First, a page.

The 38th International Symposium on Combustion was held from January 24th to 29th, 2021, in Adelaide, Australia. Due to therampant pandemic, the symposiumwas held online with the participation of more than 1,300 experts, scholars, and young students worldwide. Prof. Liu Naian atthe State Key Laboratory of Fire Science, the University of Science and Technology of China, was invited to deliver a one-hour plenary lecture at the symposium.
In recent years, the increasingly severe problems of large-scale wildfires worldwide have been receiving ever-growing academic attention. The high-intensity burning behaviors in wildfires stem from the significant interaction of combustion with heat transfer and atmospheric flow under complicated fuel, meteorology, and topography conditions. Therefore, mitigating measures against large-scale wildfire disasters have grown into a challenging research focus for combustion scientists. The lecture, entitled as “Combustion dynamics of large-scale wildfires”,depicts an overall pattern of the essential factors that lead an initial small-scale spreading flame to a large-scale wildfire beyond control. It is outlined that the complicated transformation of fuel preheating mechanisms determines the growth of surface fire spread, while varied large-size flame fronts and unique spread modes induced in specific fire environments play an essential role in fire spread acceleration. Additionally, multiple fires burning and merging often act as crucial steps for accelerating surface fire spread, generating large-size flames, and triggering unique spread modes. These major potential factors strike the energy balance of a low-intensity wildfire and push it to a high-intensity state. Several issues regarding intensely burning behaviors in large-scale wildfires are selected for in-depth discussions, for which an overview of the progress and challenges in research is presented. It is concluded that the fundamental exploration targeted at developing application tools capable of dealing with large-scale wildfires remains at its early stages. Opportunities for innovation are abundant, yet systematic and long-term research programs are required.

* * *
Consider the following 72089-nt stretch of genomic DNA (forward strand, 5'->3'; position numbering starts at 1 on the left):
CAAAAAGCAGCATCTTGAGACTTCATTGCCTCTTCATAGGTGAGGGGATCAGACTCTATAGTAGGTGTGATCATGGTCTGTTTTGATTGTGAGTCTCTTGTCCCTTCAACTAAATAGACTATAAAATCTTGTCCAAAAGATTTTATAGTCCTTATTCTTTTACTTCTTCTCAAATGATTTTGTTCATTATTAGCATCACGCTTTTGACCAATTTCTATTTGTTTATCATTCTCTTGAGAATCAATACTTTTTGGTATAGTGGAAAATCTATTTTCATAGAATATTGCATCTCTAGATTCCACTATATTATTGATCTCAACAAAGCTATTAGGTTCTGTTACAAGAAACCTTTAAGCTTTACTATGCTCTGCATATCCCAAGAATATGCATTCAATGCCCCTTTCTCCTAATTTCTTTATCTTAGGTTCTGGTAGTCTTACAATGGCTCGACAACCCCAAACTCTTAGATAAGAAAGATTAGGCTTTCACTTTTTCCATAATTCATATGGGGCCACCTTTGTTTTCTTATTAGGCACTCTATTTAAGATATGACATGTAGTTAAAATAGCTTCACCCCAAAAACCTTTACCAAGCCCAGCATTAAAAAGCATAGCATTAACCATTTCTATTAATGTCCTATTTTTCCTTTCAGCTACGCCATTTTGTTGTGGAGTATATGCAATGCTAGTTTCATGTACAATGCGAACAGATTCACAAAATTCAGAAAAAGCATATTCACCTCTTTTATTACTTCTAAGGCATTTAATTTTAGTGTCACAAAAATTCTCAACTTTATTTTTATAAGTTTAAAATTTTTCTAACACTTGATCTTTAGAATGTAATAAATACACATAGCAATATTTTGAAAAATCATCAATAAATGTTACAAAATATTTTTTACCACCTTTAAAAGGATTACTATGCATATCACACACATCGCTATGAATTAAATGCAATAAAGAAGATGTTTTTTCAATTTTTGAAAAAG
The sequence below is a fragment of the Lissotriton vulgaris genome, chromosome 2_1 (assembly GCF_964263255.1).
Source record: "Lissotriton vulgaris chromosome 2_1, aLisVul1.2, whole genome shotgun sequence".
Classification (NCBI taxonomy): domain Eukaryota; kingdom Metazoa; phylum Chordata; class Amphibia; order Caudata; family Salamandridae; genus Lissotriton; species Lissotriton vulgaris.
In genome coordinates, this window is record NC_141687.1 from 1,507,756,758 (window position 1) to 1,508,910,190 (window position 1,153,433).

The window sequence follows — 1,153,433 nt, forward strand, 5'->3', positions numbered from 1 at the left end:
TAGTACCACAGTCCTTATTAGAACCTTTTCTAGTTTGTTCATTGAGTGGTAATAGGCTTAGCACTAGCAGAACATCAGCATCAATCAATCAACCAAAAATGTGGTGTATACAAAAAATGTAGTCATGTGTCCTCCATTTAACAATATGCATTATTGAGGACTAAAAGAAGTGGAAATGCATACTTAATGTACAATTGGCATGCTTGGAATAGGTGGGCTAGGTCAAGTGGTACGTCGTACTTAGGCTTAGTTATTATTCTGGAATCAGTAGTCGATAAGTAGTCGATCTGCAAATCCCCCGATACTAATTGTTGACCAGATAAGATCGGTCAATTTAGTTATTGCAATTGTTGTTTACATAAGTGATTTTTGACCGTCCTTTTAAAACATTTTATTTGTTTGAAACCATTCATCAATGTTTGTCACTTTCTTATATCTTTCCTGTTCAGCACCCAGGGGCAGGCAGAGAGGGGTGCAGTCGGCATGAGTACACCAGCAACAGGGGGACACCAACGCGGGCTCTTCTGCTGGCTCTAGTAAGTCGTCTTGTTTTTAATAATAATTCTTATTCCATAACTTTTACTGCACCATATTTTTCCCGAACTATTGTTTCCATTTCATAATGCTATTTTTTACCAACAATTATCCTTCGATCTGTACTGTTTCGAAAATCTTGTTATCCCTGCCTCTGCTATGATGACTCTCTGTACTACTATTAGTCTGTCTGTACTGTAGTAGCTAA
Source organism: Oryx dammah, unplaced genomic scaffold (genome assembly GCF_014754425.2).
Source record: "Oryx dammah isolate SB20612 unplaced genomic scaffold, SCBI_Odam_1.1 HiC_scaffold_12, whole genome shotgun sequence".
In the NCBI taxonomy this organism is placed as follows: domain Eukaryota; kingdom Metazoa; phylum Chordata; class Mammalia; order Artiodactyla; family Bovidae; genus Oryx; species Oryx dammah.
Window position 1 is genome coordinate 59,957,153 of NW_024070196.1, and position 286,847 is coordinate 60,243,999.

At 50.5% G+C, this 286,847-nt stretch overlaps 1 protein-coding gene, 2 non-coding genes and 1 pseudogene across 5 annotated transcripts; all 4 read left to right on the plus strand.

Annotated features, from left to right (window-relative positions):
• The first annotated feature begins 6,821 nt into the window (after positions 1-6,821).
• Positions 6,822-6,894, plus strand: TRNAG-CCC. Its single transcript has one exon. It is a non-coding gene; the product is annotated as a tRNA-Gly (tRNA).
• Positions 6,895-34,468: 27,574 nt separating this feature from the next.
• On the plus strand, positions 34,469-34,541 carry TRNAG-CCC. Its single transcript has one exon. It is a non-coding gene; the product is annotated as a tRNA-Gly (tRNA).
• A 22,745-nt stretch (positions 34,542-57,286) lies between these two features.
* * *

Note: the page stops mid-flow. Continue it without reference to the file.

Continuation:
Figure 1. Schematic sketch of the potential factors leading a small-scale spreading flame to become a large-scale wildfire beyond control: (1) growth of surface fire spread, (2) large-size flames (conflagration, firestorm, and fire whirl), (3) unique spread modes (eruptive fire, crown fire, and spot fire), and (4) multiple fires burning and merging.
Figure 1 depicts a schematic sketch of the potential factors leading a small-scale spreading flame to become a large-scale wildfire beyond control, extracted from the lecture paper published in Proceedings of the Combustion Institute(https://doi.org/10.1016/j.proci.2020.11.006).
Signed: Prof. Naian Liu at the State Key Laboratory of Fire Science, University of Science and Technology of China